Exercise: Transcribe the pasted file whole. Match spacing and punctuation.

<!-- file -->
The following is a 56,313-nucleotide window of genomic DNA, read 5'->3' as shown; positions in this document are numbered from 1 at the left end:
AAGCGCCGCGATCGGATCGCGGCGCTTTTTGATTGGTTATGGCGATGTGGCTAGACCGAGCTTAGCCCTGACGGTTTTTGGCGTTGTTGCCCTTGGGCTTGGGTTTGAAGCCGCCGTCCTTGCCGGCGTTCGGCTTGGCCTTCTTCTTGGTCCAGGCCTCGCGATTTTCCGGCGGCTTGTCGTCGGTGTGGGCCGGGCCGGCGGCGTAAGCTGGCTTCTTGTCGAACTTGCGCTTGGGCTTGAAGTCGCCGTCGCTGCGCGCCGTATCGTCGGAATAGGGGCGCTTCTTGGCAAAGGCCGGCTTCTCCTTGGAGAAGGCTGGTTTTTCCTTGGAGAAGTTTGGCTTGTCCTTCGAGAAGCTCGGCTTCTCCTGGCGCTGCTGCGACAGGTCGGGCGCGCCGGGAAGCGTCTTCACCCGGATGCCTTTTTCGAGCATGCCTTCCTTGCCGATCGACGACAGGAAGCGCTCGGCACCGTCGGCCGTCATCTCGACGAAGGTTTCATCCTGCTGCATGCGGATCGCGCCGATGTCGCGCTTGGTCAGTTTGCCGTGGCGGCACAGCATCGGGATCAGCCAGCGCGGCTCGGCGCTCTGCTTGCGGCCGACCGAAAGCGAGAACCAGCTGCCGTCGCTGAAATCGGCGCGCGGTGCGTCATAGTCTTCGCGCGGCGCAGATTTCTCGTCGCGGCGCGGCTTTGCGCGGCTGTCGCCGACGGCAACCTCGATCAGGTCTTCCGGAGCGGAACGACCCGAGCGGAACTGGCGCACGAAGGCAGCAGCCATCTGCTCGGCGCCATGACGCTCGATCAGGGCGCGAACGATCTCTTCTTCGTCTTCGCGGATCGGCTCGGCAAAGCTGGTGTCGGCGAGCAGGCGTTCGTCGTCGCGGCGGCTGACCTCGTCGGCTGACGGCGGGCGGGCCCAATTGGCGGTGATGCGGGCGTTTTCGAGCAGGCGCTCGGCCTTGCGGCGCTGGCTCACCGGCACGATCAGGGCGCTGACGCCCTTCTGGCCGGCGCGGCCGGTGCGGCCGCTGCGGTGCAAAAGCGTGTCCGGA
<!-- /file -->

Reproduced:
The following is a 56,313-nucleotide window of genomic DNA, read 5'->3' as shown; positions in this document are numbered from 1 at the left end:
AAGCGCCGCGATCGGATCGCGGCGCTTTTTGATTGGTTATGGCGATGTGGCTAGACCGAGCTTAGCCCTGACGGTTTTTGGCGTTGTTGCCCTTGGGCTTGGGTTTGAAGCCGCCGTCCTTGCCGGCGTTCGGCTTGGCCTTCTTCTTGGTCCAGGCCTCGCGATTTTCCGGCGGCTTGTCGTCGGTGTGGGCCGGGCCGGCGGCGTAAGCTGGCTTCTTGTCGAACTTGCGCTTGGGCTTGAAGTCGCCGTCGCTGCGCGCCGTATCGTCGGAATAGGGGCGCTTCTTGGCAAAGGCCGGCTTCTCCTTGGAGAAGGCTGGTTTTTCCTTGGAGAAGTTTGGCTTGTCCTTCGAGAAGCTCGGCTTCTCCTGGCGCTGCTGCGACAGGTCGGGCGCGCCGGGAAGCGTCTTCACCCGGATGCCTTTTTCGAGCATGCCTTCCTTGCCGATCGACGACAGGAAGCGCTCGGCACCGTCGGCCGTCATCTCGACGAAGGTTTCATCCTGCTGCATGCGGATCGCGCCGATGTCGCGCTTGGTCAGTTTGCCGTGGCGGCACAGCATCGGGATCAGCCAGCGCGGCTCGGCGCTCTGCTTGCGGCCGACCGAAAGCGAGAACCAGCTGCCGTCGCTGAAATCGGCGCGCGGTGCGTCATAGTCTTCGCGCGGCGCAGATTTCTCGTCGCGGCGCGGCTTTGCGCGGCTGTCGCCGACGGCAACCTCGATCAGGTCTTCCGGAGCGGAACGACCCGAGCGGAACTGGCGCACGAAGGCAGCAGCCATCTGCTCGGCGCCATGACGCTCGATCAGGGCGCGAACGATCTCTTCTTCGTCTTCGCGGATCGGCTCGGCAAAGCTGGTGTCGGCGAGCAGGCGTTCGTCGTCGCGGCGGCTGACCTCGTCGGCTGACGGCGGGCGGGCCCAATTGGCGGTGATGCGGGCGTTTTCGAGCAGGCGCTCGGCCTTGCGGCGCTGGCTCACCGGCACGATCAGGGCGCTGACGCCCTTCTGGCCGGCGCGGCCGGTGCGGCCGCTGCGGTGCAAAAGCGTGTCCGGA